As noted before, the display panel can be planar or curved and the multilayer cathode backplate structure will be planar or curved accordingly. The non-limiting examples and figures illustrating the invention describe planar multilayer backplate structures. Curved multilayer cathode backplate structures will have the same multilayer construction.
The multilayer construction of the cathode backplate structure provides flexibility in design and can be used with field emitters in various forms. The field emitter can be in the form of a layer, which preferably has been patterned, or it can be selectively deposited. The field emitter can be introduced during the construction of the multilayer cathode backplate or can be formed on the completed multilayer cathode backplate. The field emitter can also be in fibrous form. Various fiber or fiber-like geometries are possible in forming a fibrous field emitter. By “fiber” is meant an object with one dimension substantially greater than the other two dimensions. By “fiber-like” is meant any structure resembling a fiber even though that structure may not be moveable and able to support its own weight. For example, certain “fiber-like” structures, typically less than 10 μm in diameter, could be created directly on the cathode electrode. Fibers can be bundled together to form a multiple filament fiber.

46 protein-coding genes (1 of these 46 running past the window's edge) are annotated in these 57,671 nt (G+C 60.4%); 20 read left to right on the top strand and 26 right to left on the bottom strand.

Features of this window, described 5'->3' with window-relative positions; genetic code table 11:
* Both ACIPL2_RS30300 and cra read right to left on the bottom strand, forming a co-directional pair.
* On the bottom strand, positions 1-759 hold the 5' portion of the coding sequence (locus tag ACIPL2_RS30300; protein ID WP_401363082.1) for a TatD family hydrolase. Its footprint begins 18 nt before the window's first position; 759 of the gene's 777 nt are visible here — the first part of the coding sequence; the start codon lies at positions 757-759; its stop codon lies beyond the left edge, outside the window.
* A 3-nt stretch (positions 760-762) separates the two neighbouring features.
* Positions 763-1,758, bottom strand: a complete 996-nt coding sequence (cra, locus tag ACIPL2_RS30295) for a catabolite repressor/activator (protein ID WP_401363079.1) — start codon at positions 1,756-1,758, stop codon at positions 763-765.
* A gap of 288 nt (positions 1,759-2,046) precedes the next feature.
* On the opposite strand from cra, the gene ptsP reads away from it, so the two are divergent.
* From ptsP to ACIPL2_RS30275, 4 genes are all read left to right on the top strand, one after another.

Preferably, the field emitter is diamond, diamond-like carbon or glassy carbon according to U.S. Pat. No. 5,578,901, the entire contents of which are incorporated herein.
A process for constructing a multilayer cathode backplate structure with a planar patterned field emitter using the Diffusion Patterning™ system is shown as a series of steps in